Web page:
Through the Coaching Leadership professional development, we noticed significant similarities in the stories of growth and development told by the leader-participants which led to the emergence of our Coaching Leadership Development Framework and Self-Review Tool. There were certain threshold concepts that these leaders came to an understanding of (at different times and at varying speeds) as a result of the Coaching Leadership professional development. For example, fairly early in the coaching professional development, leader-participants told stories of “letting go and allowing others”. This key narrative is at Phase 2 of our Coaching Leadership Development Framework and Self Review Tool. However, a further repeated story or key narrative was then of realising that in letting go and allowing others they had been too permissive and had let go too much of their authority as leaders. In their efforts not to be controlling or defensive, they often told stories of allowing others “to dump” on them while they remained silent and ended up hurt. As a result, and through ongoing coaching development, the leaders then developed greater practical wisdom in knowing when to “let go and allow others”, when to use their authority as leaders, when to speak up and when to remain silent. Biesta (2017) describes this as maintaining the middle ground between self-destruction and world destruction. As leaders, we cannot allow ourselves to be destroyed in the process of “allowing others”, but neither can we destroy others. See this enlightening article, by Urs Cunningham, Associate Principal at Amesbury School. This development of increasing practical wisdom and “knowing when”, begins to happen over Phase 3 of our Coaching Leadership Development Framework.

As a result of the Coaching Leadership professional development, leaders developed increased self-awareness, otherness-awareness and increased empathy - equity-mindedness. This awareness led to greater emotional self-control which increased self-efficacy. Project participants became increasingly aware of their need of others, and of the connected and interdependent nature of the world. They increasingly sought out coaching support from a range of others with diverse voices, not just from those who naturally think like them. Their thinking became more complex as they moved away from binary thinking and were better able to see, and increasingly make sense of, the paradoxical nature of the world - for example, holding both ideas of “letting go and letting others” AND “not being permissive but having an authoritative voice” when it was right to do so. All of this was supported by growing moral purpose and care of others, a commitment to increasing authenticity and meeting the needs of EVERY student. Generally, it led to a commitment to make the world a better place. The focus shifted from self and became more outward-looking to wanting to achieve things beyond self.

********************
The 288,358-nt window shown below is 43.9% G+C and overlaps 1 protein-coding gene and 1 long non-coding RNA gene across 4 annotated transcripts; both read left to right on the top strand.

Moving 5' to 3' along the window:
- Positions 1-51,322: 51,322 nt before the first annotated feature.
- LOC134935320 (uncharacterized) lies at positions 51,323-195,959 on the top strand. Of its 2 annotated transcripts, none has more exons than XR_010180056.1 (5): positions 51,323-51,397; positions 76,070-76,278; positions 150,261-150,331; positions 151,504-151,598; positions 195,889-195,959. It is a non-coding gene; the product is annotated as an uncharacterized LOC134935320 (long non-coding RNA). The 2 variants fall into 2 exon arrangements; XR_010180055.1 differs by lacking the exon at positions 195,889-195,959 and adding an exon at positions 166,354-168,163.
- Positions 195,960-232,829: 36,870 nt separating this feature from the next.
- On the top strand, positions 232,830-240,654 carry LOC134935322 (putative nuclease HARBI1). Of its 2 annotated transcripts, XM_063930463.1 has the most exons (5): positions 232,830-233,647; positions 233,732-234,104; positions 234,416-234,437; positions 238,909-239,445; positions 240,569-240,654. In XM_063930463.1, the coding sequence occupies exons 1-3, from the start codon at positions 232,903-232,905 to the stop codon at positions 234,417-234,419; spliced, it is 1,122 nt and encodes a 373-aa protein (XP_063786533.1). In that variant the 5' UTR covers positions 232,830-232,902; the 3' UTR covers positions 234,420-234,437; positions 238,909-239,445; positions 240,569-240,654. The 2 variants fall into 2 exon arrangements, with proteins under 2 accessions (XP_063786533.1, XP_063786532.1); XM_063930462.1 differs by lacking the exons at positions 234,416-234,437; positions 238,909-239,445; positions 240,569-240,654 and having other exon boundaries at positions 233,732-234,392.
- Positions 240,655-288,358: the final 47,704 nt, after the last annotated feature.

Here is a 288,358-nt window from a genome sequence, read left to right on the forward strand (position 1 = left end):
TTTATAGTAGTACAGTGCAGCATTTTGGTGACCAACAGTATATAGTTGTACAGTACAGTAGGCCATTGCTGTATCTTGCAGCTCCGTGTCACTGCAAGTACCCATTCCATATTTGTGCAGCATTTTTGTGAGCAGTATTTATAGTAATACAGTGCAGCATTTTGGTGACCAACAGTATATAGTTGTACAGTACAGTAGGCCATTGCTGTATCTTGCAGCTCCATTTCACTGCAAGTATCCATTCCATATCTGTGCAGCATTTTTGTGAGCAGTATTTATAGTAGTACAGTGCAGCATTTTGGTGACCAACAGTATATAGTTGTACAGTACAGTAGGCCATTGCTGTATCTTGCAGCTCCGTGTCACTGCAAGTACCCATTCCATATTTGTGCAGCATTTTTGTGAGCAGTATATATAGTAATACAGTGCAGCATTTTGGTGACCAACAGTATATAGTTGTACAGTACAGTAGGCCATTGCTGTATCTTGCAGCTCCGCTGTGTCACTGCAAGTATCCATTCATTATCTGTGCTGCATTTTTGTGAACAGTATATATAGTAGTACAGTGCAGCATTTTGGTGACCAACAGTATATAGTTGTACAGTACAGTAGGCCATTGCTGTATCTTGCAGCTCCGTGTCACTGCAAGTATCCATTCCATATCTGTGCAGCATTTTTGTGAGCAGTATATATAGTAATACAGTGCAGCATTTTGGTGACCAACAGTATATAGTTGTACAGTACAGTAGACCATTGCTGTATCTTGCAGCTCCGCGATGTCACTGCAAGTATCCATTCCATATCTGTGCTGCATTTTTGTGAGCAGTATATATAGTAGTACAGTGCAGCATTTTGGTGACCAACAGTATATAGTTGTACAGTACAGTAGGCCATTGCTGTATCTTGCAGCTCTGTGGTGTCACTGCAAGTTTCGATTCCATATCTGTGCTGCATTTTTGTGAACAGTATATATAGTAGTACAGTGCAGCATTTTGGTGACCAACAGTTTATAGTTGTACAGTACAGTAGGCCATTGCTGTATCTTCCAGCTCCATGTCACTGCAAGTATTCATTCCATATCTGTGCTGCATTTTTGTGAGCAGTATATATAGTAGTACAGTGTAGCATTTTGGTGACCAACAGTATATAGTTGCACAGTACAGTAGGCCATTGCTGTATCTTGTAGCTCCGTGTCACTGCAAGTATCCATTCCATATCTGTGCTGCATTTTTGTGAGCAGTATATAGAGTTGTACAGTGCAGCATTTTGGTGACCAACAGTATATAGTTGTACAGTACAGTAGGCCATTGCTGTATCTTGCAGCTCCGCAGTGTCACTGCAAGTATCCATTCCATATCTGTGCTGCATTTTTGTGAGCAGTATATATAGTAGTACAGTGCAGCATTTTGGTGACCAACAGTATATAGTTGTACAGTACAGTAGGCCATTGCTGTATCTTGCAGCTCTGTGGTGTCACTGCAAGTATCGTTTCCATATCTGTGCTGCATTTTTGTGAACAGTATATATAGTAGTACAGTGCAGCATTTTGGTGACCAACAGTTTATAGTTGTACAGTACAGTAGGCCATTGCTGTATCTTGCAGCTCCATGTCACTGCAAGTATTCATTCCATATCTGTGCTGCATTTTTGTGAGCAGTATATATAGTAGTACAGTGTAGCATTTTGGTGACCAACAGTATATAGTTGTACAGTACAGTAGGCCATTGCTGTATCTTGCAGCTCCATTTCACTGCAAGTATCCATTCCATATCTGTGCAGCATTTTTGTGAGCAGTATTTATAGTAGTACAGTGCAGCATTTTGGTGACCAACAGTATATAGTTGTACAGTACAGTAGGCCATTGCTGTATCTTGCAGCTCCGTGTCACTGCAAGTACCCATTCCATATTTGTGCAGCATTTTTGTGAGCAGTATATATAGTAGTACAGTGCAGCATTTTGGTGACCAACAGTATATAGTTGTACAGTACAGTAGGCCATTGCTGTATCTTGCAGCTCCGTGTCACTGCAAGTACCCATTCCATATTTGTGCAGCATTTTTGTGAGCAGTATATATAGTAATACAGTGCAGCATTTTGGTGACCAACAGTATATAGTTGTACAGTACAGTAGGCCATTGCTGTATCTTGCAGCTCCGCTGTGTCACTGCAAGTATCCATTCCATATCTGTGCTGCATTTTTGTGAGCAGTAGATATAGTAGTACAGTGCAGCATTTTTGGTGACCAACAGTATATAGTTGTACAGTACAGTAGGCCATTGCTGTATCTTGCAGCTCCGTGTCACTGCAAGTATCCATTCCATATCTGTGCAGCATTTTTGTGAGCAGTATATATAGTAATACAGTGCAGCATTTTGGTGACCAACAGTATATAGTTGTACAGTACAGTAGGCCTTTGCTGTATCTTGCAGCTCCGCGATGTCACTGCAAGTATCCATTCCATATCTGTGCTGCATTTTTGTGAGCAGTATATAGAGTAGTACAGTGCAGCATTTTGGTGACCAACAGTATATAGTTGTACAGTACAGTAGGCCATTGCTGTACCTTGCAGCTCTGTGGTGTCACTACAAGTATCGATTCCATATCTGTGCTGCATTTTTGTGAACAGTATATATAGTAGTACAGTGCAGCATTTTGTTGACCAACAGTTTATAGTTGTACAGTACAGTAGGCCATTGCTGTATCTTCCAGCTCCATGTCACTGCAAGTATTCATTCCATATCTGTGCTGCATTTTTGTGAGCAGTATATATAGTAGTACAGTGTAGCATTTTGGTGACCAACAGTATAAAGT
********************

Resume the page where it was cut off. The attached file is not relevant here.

In summary, Coaching Leadership is not so much about developing leaders with a big “L”. It is not just for people who are positionally leaders, but is for every staff member and is about developing people with leadership dispositions or the disposition to lead. What is required is holistic growth and development across the multiple human dimensions of the emotional, social, intellectual/conceptual and the moral/spiritual. A particular kind of leadership or approach to the world is developed: a commitment to equity, strong moral purpose, increasing cultural responsiveness and leading in a diverse world. Leadership, in this circumstance is simply a way of seeing and approaching the world which is concerned with the best for the world and all its inhabitants.

We are incredibly thankful that we embarked on this project because a Coaching Leadership approach has opened up pathways to the continual growth and development of our people in ways that are future-focused and relevant for these times; and simply good for people. Its outcomes have impacted our organisation hugely and our learnings from it have deeply impacted how things are done around here in an ongoing way. The ability we now have to be deliberate and purposeful in developing leadership, to be able to measure it, and make evidenced based decisions about what is needed next is hugely empowering.

But mostly, I am simply overwhelmed by the growth and development I see in the people around me. How did they get to be so wise?

Watch out for Coaching Leadership Part 2